Knowing how to present a project plan to a client is an essential skill for project managers in any industry. When it’s done right, it can land your agency new long term clients. When done wrong it can pour cold water on your client retention or acquisition goals. 

Acquiring new clients is a massive headache for over half of all agencies, so it’s vital that your initial project presentations go off without a hitch. Presenting a project plan to a client is one of the first critical steps of any project or campaign, and poorly presented projects can cause a client to lose faith and walk away before you can prove your worth. 

Read on for our top tips on how to present a project proposal to your clients — plus advice on how to present a project without being nervous. 

How to present a project proposal to a prospective client

A project plan is a formal document with a consistent structure and flow. For the best results, your presentation should mimic this flow. 

Here are the seven steps you should cover when presenting a project plan:

  1. Provide an overview. Briefly describe the project, including the required outcomes and why the project is being undertaken. 
  2. Review the OKRs (objectives and key results). Discuss major deliverables and expected milestones. What essential information should you get from a client before you begin a project? Consider this before you dive into discussions.
  3. Cover expectations and exclusions. Clarify assumptions and reiterate items that are out of scope for the project. You may wonder when do you show the client the price of a project — now is the time to make sure expectations are clear between you both.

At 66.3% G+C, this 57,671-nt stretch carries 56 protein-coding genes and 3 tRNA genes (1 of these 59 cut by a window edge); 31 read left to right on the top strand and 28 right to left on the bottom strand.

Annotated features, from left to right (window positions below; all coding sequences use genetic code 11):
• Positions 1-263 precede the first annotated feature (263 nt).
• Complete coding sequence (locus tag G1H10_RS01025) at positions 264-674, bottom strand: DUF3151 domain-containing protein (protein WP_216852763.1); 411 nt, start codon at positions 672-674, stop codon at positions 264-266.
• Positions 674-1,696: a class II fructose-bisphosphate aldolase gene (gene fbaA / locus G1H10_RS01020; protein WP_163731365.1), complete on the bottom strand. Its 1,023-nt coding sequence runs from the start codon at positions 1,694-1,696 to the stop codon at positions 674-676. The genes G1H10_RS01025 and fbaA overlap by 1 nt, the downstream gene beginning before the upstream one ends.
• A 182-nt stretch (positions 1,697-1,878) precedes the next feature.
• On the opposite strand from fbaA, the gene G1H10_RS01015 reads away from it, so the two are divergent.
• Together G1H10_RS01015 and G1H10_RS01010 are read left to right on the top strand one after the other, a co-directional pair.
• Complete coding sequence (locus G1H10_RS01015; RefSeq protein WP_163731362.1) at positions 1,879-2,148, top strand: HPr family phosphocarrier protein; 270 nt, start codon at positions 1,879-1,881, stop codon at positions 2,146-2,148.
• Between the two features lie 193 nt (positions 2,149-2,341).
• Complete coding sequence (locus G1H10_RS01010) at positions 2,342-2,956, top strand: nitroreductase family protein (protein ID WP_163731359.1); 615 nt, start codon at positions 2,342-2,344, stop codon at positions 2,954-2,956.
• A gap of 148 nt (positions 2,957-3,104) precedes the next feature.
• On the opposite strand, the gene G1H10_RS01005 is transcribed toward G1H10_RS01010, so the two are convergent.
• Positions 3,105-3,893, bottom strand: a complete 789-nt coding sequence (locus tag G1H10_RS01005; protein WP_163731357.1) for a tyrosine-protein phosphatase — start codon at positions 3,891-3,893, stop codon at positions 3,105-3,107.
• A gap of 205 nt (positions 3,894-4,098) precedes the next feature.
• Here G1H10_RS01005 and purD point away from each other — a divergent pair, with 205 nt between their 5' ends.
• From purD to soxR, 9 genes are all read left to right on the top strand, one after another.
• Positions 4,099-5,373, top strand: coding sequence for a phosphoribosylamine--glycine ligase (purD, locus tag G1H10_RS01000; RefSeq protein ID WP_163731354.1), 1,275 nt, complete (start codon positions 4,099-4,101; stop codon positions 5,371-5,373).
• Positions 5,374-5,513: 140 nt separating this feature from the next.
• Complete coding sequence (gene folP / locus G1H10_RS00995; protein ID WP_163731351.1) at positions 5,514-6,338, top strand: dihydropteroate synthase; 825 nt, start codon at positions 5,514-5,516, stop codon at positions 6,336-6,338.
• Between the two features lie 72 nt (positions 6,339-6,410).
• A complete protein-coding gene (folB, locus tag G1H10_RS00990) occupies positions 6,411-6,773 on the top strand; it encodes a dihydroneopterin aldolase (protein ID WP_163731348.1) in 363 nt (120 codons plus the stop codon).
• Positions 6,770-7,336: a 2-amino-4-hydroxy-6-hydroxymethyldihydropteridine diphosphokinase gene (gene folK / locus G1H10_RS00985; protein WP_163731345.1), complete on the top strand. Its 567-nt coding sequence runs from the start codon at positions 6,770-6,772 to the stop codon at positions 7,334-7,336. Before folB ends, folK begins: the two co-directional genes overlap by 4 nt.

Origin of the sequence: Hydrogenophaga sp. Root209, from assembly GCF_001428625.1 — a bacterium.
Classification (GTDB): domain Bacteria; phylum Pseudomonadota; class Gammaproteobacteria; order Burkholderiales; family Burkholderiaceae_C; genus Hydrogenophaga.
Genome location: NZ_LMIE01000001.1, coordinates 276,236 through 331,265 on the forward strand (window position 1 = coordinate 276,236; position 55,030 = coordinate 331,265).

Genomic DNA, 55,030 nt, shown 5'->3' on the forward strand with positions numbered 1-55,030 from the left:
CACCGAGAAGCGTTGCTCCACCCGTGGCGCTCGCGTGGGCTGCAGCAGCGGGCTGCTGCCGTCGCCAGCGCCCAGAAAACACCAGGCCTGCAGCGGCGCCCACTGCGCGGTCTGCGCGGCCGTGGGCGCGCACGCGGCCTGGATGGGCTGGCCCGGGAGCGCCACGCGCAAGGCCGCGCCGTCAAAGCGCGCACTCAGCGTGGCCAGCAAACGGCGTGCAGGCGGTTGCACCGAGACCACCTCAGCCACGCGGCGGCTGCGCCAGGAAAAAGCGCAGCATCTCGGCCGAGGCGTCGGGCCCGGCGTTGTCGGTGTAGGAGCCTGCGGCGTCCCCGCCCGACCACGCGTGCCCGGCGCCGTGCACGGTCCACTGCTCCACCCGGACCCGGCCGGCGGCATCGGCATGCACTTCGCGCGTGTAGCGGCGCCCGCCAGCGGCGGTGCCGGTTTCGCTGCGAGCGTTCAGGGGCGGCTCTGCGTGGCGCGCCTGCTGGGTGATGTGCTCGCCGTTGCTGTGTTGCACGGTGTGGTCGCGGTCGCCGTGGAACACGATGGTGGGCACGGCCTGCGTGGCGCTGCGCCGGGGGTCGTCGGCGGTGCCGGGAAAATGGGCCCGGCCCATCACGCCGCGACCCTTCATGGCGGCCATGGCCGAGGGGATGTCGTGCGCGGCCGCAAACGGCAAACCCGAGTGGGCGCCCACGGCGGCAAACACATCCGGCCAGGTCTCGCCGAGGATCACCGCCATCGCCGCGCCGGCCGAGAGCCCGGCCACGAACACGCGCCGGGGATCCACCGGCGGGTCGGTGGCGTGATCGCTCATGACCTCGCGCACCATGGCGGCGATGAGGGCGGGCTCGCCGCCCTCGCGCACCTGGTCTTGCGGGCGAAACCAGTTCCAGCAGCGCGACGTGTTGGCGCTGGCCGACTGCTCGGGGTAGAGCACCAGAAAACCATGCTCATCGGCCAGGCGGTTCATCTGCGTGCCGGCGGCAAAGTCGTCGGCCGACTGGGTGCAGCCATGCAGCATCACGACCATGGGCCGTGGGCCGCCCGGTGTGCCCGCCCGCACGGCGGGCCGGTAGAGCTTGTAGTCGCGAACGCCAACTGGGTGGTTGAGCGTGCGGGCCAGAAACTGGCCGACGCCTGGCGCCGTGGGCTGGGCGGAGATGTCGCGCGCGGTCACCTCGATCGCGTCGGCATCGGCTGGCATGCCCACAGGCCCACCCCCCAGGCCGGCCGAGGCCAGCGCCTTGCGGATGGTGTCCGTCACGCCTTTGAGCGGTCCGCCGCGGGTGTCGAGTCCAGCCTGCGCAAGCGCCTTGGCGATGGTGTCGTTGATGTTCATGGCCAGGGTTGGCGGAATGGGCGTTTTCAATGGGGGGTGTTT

4. Present a high-level schedule. Use a Gantt chart to illustrate key steps and dependencies in the project schedule
  5. Introduce your team. Introduce the client to any teammates they will be directly interacting with, and anyone whose background can add weight to your credibility (such as an experienced subject matter expert.)
  6. Define communications. Ensure your client understands how you will collaborate. Include how they will receive updates and how to reach out with questions and concerns.
  7. Discuss the unexpected. Review the process of how you’ll handle change requests and issues when they arise.   
  8. Q&A. Wrap up with a question and answer session to ensure nothing was overlooked. (Read on for more info on questions to ask and expect.) 

Best practices and effective ways to present a project virtually

Due to the COVID pandemic, in-person meetings may be out of the question in the near future. Fortunately, virtual project plan presentations are an excellent alternative.